What Is Celiac Disease?
Celiac disease (CD) is an autoimmune disease that mainly affects the gastrointestinal tract. Individuals who have CD are permanently intolerant to gluten, a group of proteins found in wheat, barley, and rye.
Gluten is toxic to those with CD. In a person with undiagnosed or untreated CD, the finger-like ridges that line the walls of the small intestine known as villi become flattened and unable to absorb nutrients properly. CD may also affect other organ systems.
What is Gluten Intolerance or Non Celiac Gluten Sensitivity?
Gluten Intolerance (GI) or Non Celiac Gluten Sensitivity (NCGS) encompasses a collection of medical conditions in which gluten has an adverse effect on the body. Unlike celiac disease, damage to the small intestine does not occur, but symptoms can range from mild to severe and include diarrhea, vomiting, and migraines. Following a gluten-free diet can reduce or eliminate these symptoms.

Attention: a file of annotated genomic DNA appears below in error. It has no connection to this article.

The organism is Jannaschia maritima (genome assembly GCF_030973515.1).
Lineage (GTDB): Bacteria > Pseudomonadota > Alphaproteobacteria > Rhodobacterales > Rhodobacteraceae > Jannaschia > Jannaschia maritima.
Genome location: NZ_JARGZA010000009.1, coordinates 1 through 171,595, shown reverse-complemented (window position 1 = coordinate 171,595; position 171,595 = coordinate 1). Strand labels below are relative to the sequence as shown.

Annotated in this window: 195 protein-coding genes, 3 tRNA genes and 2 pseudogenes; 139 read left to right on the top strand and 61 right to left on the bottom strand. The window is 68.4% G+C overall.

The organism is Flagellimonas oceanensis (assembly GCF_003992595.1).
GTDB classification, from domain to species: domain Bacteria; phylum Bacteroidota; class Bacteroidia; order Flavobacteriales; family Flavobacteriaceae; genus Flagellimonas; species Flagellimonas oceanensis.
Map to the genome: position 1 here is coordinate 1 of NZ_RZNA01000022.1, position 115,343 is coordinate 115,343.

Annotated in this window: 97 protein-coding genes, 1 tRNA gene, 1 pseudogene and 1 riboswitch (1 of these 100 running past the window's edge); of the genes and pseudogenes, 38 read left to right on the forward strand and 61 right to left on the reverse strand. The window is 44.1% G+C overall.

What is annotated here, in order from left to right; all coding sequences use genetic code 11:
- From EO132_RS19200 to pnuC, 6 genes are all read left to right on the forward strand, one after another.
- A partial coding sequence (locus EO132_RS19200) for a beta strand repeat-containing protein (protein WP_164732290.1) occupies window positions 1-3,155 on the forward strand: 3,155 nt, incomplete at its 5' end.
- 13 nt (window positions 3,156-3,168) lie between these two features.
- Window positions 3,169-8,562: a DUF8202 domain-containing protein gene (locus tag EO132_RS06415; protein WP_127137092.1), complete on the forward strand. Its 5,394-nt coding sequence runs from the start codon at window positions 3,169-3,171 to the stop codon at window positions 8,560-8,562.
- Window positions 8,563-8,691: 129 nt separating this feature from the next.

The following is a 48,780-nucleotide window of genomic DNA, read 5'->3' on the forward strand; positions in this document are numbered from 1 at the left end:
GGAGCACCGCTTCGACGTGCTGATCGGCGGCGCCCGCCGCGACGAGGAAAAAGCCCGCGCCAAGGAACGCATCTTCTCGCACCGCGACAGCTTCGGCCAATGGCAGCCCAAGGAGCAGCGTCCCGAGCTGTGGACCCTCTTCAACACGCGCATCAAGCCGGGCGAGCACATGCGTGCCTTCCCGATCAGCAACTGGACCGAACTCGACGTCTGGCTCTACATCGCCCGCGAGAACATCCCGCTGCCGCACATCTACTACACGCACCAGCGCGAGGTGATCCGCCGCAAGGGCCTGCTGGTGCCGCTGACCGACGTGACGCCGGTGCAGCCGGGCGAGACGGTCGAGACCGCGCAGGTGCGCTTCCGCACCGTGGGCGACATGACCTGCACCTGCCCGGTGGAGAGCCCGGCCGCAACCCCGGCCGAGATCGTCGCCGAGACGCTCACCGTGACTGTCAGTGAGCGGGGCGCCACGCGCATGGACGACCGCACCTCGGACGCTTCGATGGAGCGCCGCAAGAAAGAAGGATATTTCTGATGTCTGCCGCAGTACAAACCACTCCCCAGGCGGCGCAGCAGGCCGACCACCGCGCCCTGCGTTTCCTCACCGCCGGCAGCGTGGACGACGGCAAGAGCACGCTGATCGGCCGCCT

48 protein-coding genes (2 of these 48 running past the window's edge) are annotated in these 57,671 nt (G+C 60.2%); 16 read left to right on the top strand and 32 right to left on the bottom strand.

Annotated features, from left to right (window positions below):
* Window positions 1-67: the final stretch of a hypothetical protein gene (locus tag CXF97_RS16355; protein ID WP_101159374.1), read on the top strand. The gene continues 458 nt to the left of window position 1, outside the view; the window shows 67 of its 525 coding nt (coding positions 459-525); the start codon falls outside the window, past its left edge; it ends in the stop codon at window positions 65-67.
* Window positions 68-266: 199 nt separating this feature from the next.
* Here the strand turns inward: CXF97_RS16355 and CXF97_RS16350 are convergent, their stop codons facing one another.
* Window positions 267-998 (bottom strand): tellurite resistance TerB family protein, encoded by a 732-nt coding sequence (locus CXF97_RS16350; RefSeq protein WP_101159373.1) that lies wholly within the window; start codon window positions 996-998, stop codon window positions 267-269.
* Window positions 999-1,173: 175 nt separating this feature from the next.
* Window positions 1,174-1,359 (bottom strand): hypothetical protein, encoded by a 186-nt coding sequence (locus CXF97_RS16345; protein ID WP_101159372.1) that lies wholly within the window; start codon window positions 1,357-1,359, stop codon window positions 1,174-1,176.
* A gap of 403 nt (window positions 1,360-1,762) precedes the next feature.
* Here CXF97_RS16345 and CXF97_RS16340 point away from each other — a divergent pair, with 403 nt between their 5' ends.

Source: 2019 National Health Observances, National Health Information Center, Office of Disease Prevention and Health Promotion, U.S. Department of Health and Human Services, Washington, DC.